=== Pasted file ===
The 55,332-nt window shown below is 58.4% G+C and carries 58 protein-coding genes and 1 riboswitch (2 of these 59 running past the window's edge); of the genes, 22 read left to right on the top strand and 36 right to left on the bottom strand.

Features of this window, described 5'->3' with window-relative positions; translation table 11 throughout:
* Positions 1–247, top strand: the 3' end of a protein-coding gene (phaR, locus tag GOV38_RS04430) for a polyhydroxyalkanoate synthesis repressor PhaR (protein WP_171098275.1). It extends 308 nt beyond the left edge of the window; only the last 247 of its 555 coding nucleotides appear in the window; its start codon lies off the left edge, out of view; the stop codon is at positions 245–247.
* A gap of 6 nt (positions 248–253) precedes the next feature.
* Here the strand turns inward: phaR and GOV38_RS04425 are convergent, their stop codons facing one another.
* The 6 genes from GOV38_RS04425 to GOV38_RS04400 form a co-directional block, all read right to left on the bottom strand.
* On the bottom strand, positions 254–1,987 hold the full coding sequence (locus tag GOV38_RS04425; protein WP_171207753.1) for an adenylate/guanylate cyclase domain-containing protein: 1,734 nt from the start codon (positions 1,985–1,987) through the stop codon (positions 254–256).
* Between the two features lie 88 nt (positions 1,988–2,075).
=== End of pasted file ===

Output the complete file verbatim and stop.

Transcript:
The 55,332-nt window shown below is 58.4% G+C and carries 58 protein-coding genes and 1 riboswitch (2 of these 59 running past the window's edge); of the genes, 22 read left to right on the top strand and 36 right to left on the bottom strand.

Features of this window, described 5'->3' with window-relative positions; translation table 11 throughout:
* Positions 1–247, top strand: the 3' end of a protein-coding gene (phaR, locus tag GOV38_RS04430) for a polyhydroxyalkanoate synthesis repressor PhaR (protein WP_171098275.1). It extends 308 nt beyond the left edge of the window; only the last 247 of its 555 coding nucleotides appear in the window; its start codon lies off the left edge, out of view; the stop codon is at positions 245–247.
* A gap of 6 nt (positions 248–253) precedes the next feature.
* Here the strand turns inward: phaR and GOV38_RS04425 are convergent, their stop codons facing one another.
* The 6 genes from GOV38_RS04425 to GOV38_RS04400 form a co-directional block, all read right to left on the bottom strand.
* On the bottom strand, positions 254–1,987 hold the full coding sequence (locus tag GOV38_RS04425; protein WP_171207753.1) for an adenylate/guanylate cyclase domain-containing protein: 1,734 nt from the start codon (positions 1,985–1,987) through the stop codon (positions 254–256).
* Between the two features lie 88 nt (positions 1,988–2,075).